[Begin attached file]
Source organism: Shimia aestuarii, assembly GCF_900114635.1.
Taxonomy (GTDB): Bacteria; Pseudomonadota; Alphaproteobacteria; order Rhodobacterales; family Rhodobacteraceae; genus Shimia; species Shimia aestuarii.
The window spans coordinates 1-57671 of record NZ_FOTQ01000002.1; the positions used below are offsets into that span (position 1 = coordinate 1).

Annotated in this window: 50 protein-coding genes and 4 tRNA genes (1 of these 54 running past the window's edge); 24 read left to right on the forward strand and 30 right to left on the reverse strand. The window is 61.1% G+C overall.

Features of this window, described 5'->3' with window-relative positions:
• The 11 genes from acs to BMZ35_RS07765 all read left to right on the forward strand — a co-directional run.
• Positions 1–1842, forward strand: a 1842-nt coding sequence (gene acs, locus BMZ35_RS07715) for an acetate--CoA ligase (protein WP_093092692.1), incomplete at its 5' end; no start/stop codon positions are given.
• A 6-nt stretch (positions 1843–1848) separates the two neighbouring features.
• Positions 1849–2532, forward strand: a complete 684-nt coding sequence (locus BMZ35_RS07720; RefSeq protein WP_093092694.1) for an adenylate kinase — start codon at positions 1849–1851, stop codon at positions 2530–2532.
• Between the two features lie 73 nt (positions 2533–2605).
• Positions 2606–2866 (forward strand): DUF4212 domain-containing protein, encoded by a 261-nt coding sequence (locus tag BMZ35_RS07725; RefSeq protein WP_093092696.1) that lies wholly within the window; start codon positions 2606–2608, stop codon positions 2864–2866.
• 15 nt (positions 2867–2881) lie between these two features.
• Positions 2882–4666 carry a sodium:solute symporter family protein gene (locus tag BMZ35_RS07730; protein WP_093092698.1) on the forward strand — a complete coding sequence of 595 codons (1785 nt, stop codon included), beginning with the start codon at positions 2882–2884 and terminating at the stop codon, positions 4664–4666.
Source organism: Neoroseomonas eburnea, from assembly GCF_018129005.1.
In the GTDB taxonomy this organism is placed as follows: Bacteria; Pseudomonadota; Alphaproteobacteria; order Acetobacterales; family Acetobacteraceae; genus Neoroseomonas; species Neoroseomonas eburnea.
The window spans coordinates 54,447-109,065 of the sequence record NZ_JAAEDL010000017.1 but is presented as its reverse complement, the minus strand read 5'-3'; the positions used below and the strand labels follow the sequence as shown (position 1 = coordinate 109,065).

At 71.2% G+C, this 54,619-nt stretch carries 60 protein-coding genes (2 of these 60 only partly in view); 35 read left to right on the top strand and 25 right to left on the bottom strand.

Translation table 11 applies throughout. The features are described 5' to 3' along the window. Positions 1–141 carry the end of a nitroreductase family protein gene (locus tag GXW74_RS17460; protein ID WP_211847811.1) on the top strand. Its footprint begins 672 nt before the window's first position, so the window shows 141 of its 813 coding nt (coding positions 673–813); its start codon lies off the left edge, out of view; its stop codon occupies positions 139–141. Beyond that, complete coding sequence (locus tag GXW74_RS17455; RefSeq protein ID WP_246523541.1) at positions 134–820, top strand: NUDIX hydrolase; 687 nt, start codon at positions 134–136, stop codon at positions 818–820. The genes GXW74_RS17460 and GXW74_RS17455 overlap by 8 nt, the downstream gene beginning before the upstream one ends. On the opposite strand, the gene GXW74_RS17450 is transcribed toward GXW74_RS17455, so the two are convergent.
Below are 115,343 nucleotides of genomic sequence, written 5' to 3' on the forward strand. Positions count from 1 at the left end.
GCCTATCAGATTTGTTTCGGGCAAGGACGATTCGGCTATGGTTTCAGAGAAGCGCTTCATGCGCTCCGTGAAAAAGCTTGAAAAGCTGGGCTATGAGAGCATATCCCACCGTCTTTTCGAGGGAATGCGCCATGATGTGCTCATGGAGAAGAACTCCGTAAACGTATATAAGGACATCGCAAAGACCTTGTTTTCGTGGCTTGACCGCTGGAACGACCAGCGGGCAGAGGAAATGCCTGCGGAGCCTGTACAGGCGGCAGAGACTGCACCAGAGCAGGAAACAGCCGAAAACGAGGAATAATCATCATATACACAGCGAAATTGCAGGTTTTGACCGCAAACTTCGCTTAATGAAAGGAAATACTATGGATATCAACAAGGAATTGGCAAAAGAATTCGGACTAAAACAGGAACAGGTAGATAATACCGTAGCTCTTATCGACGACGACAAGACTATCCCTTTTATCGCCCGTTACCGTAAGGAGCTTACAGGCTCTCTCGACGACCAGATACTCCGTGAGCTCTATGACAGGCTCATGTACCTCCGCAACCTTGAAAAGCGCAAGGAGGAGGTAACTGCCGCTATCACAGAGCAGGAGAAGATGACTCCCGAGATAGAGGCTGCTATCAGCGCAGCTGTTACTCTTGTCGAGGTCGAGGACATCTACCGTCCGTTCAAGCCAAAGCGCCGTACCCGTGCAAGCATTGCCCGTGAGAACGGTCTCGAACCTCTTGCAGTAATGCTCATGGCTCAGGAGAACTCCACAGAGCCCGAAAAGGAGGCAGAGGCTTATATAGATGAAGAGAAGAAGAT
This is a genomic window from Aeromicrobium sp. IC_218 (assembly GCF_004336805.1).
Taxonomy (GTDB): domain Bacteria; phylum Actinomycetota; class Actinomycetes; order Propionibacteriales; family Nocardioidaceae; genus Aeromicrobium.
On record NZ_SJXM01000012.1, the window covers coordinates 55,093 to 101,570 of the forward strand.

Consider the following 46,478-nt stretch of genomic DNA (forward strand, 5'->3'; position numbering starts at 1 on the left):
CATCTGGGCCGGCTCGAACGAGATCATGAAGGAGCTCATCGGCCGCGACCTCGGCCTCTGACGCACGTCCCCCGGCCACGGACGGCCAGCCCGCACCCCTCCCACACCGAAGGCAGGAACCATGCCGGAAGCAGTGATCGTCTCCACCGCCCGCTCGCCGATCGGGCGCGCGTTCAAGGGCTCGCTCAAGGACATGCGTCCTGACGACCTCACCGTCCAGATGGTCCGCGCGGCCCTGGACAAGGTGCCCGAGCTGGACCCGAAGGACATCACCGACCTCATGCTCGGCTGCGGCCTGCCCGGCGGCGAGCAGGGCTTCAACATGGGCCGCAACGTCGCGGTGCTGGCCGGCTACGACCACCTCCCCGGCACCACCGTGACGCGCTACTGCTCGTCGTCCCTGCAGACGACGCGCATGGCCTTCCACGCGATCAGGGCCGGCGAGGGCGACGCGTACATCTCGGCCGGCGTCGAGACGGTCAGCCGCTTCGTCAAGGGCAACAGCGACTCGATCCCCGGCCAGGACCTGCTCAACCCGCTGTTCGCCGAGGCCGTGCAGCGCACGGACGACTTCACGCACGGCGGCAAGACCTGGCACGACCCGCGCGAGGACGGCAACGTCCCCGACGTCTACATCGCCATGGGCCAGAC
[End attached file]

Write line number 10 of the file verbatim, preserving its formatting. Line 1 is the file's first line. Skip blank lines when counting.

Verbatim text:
• Between the two features lie 73 nt (positions 2533–2605).